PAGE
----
Josh Linkner

Josh Linkner - who started his career as a jazz guitarist - personifies creativity, entrepreneurship and disruptive innovation. He has been the founder and CEO of five tech companies, which sold...

Heads Down vs. Heads Up

We've all heard people in the business world proclaim that they are "heads down" on a project. Or that they are unable to explore new opportunities since they are "heads down in execution mode."

Consider, for a moment, the advantages of being "heads up" instead. Let's compare the two states of being:

Heads Down
Focused on delivery
Tuning out distractions
Avoiding influence from your surroundings
Getting things done
Right now
What is

Heads Up
Focused on possibilities
Embracing new things
Welcoming outside influence
Curiosity and awareness
Questioning everything
The future
What could be

There is a time and place for both approaches. When you are working to ship a new product out the door, it’s heads-down all the way. The problem is that so much of the business world languishes in that heads-down state of mind, making it increasingly difficult to shift to heads-up position. Yet it is the heads up time where we discover new ideas, gain fresh insights, and unleash our most powerful breakthroughs.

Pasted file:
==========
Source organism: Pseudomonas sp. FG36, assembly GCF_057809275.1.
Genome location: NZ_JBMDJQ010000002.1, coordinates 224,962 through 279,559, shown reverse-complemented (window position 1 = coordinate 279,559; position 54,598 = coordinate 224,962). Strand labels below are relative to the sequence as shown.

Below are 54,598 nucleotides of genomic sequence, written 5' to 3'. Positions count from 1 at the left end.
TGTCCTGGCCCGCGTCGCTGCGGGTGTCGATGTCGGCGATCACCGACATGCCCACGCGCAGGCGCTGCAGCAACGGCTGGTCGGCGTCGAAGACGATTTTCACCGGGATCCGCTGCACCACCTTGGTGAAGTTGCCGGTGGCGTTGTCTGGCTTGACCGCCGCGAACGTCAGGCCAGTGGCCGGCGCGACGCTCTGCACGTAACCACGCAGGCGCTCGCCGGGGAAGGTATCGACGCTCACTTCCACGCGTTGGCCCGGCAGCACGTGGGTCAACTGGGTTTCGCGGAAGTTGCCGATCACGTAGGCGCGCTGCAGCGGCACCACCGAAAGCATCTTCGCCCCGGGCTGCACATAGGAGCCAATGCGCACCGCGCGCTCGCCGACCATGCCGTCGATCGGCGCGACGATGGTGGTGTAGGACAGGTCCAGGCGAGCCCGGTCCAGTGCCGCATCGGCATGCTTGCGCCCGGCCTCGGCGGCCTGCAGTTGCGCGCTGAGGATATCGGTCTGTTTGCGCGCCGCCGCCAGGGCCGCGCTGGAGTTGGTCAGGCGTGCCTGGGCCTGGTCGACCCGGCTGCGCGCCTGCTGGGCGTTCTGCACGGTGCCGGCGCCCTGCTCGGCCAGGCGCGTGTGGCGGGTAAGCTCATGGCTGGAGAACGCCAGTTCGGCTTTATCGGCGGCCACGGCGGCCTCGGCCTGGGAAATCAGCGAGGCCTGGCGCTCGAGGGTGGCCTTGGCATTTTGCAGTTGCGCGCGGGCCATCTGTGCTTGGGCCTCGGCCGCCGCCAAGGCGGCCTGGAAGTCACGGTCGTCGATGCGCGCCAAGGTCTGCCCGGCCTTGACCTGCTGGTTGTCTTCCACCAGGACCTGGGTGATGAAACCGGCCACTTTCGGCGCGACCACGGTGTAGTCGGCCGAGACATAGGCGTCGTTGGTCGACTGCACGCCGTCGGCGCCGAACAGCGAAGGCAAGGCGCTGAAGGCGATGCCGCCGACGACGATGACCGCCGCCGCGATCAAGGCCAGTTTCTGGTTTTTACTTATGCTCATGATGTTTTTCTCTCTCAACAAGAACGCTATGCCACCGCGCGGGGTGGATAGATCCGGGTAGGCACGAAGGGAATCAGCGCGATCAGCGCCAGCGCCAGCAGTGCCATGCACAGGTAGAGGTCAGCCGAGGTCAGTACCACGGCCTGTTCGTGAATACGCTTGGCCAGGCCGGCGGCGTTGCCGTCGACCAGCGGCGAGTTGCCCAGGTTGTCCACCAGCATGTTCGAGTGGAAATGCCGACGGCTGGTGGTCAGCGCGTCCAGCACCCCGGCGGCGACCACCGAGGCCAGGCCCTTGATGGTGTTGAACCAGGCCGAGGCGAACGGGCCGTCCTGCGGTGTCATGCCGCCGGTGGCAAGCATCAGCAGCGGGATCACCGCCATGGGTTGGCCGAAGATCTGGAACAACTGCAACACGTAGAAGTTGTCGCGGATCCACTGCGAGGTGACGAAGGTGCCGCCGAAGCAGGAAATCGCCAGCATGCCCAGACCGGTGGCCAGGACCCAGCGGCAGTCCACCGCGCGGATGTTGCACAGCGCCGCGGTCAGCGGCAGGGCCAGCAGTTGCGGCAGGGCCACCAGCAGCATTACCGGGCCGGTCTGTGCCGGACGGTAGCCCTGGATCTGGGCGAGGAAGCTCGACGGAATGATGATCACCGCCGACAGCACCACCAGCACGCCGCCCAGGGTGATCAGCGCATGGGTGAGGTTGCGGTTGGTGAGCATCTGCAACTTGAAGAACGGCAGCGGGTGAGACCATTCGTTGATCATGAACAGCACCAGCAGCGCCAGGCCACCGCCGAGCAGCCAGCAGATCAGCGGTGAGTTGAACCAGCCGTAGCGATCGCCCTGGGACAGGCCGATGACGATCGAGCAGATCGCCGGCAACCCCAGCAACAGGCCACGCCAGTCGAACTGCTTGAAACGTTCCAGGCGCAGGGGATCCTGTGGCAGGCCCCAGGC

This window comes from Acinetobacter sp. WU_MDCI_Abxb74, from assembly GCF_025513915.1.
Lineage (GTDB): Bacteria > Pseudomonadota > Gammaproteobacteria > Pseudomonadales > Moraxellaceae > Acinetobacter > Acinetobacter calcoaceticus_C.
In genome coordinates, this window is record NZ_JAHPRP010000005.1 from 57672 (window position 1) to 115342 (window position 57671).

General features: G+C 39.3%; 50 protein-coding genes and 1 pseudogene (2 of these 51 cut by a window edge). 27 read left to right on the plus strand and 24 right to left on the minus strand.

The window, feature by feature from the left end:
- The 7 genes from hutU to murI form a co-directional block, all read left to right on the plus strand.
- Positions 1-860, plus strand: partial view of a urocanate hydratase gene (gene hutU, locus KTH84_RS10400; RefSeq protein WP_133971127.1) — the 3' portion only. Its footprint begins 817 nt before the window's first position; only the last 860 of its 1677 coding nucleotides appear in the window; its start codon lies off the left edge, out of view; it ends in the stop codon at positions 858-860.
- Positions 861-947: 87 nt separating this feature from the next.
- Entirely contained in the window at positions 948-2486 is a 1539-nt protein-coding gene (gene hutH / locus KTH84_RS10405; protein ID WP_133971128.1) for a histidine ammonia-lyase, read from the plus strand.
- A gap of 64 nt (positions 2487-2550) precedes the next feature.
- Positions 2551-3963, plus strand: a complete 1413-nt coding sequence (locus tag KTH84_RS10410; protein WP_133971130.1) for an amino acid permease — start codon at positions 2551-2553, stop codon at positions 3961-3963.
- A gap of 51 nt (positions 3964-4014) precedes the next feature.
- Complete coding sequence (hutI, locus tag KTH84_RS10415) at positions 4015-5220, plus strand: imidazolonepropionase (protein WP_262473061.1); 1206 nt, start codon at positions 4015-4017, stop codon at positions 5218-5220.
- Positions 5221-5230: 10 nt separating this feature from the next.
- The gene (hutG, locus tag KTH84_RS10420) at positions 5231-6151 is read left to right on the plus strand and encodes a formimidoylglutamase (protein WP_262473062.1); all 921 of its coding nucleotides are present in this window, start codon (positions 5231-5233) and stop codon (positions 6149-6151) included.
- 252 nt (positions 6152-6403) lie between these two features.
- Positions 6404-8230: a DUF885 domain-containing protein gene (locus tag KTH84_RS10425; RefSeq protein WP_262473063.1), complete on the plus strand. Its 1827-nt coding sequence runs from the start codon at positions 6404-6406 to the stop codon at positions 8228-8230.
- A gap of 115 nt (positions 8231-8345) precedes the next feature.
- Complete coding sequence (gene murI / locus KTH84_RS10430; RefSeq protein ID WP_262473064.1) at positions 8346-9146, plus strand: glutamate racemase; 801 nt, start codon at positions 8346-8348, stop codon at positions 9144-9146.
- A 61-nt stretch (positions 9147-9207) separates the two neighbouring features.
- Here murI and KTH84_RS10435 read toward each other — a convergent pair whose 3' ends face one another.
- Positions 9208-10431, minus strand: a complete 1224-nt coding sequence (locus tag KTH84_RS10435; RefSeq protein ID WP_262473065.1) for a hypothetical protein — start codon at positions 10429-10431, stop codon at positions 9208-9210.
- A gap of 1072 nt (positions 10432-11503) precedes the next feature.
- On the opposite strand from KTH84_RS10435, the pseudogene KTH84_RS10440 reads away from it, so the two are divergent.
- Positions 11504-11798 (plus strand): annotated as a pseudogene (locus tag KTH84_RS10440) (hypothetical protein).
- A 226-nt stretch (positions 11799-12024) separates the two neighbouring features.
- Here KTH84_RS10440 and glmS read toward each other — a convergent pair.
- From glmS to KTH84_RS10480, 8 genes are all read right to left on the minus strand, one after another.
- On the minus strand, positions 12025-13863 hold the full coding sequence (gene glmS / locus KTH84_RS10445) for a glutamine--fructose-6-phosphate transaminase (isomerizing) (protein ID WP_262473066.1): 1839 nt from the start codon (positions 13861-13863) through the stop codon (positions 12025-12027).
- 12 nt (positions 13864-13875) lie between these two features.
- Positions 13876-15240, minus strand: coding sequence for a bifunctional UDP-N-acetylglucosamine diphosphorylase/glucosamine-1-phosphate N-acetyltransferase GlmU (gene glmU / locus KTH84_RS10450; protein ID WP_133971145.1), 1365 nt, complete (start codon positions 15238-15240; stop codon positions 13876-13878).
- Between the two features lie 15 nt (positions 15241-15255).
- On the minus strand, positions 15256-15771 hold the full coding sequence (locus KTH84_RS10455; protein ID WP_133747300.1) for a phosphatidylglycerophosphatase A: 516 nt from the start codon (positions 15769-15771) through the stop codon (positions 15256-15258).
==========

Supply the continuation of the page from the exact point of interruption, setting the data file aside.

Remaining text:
What if you scheduled just one hour each week to be heads up? Give it a trial run for 30 days if you’re skeptical. While it may feel frivolous at first, you’ll likely look back at your hourly refuge as the most productive part of your week.

The urgency of heads-down demands usually supersedes the longer-term importance of being heads-up, so many people rarely visit this vantage point. As you work to expand your creative capacity, make sure to proactively schedule some heads-up time for yourself and your team, and hold each other accountable not only for grammatical errors on a memo but, more importantly, for being heads-up and unleashing your imagination and creativity.

Heads up is where history is made. Make yours.

The post Heads Down vs. Heads Up appeared first on Josh Linkner.

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